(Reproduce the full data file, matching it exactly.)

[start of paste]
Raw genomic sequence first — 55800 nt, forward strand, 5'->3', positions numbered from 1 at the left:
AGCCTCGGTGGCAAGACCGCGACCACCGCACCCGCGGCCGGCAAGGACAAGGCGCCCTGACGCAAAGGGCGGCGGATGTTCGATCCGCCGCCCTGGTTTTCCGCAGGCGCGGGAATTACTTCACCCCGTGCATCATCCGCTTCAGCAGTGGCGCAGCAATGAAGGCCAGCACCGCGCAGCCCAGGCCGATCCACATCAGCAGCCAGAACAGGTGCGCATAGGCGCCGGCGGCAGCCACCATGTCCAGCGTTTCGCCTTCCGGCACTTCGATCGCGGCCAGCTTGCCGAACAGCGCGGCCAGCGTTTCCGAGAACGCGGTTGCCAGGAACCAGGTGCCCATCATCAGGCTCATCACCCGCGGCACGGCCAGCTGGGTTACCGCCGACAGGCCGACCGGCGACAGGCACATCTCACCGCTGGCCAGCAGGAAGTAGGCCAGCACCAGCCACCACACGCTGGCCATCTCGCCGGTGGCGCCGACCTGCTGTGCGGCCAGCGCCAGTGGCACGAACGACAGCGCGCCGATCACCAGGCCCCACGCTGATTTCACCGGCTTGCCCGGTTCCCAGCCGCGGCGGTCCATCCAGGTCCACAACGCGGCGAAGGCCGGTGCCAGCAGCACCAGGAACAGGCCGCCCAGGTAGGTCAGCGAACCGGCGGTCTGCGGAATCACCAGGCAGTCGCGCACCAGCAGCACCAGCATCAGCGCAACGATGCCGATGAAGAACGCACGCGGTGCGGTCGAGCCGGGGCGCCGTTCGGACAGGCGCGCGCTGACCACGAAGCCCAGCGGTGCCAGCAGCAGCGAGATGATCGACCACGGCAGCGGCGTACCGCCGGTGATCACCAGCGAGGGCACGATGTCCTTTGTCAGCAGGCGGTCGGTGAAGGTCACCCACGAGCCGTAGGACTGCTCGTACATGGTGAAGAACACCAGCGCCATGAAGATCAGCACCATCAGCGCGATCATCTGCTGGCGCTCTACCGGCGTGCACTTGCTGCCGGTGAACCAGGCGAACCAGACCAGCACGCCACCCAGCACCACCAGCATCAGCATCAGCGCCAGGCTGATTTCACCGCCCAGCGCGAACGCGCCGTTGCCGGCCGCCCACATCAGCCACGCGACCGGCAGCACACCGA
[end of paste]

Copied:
Raw genomic sequence first — 55800 nt, forward strand, 5'->3', positions numbered from 1 at the left:
AGCCTCGGTGGCAAGACCGCGACCACCGCACCCGCGGCCGGCAAGGACAAGGCGCCCTGACGCAAAGGGCGGCGGATGTTCGATCCGCCGCCCTGGTTTTCCGCAGGCGCGGGAATTACTTCACCCCGTGCATCATCCGCTTCAGCAGTGGCGCAGCAATGAAGGCCAGCACCGCGCAGCCCAGGCCGATCCACATCAGCAGCCAGAACAGGTGCGCATAGGCGCCGGCGGCAGCCACCATGTCCAGCGTTTCGCCTTCCGGCACTTCGATCGCGGCCAGCTTGCCGAACAGCGCGGCCAGCGTTTCCGAGAACGCGGTTGCCAGGAACCAGGTGCCCATCATCAGGCTCATCACCCGCGGCACGGCCAGCTGGGTTACCGCCGACAGGCCGACCGGCGACAGGCACATCTCACCGCTGGCCAGCAGGAAGTAGGCCAGCACCAGCCACCACACGCTGGCCATCTCGCCGGTGGCGCCGACCTGCTGTGCGGCCAGCGCCAGTGGCACGAACGACAGCGCGCCGATCACCAGGCCCCACGCTGATTTCACCGGCTTGCCCGGTTCCCAGCCGCGGCGGTCCATCCAGGTCCACAACGCGGCGAAGGCCGGTGCCAGCAGCACCAGGAACAGGCCGCCCAGGTAGGTCAGCGAACCGGCGGTCTGCGGAATCACCAGGCAGTCGCGCACCAGCAGCACCAGCATCAGCGCAACGATGCCGATGAAGAACGCACGCGGTGCGGTCGAGCCGGGGCGCCGTTCGGACAGGCGCGCGCTGACCACGAAGCCCAGCGGTGCCAGCAGCAGCGAGATGATCGACCACGGCAGCGGCGTACCGCCGGTGATCACCAGCGAGGGCACGATGTCCTTTGTCAGCAGGCGGTCGGTGAAGGTCACCCACGAGCCGTAGGACTGCTCGTACATGGTGAAGAACACCAGCGCCATGAAGATCAGCACCATCAGCGCGATCATCTGCTGGCGCTCTACCGGCGTGCACTTGCTGCCGGTGAACCAGGCGAACCAGACCAGCACGCCACCCAGCACCACCAGCATCAGCATCAGCGCCAGGCTGATTTCACCGCCCAGCGCGAACGCGCCGTTGCCGGCCGCCCACATCAGCCACGCGACCGGCAGCACACCGA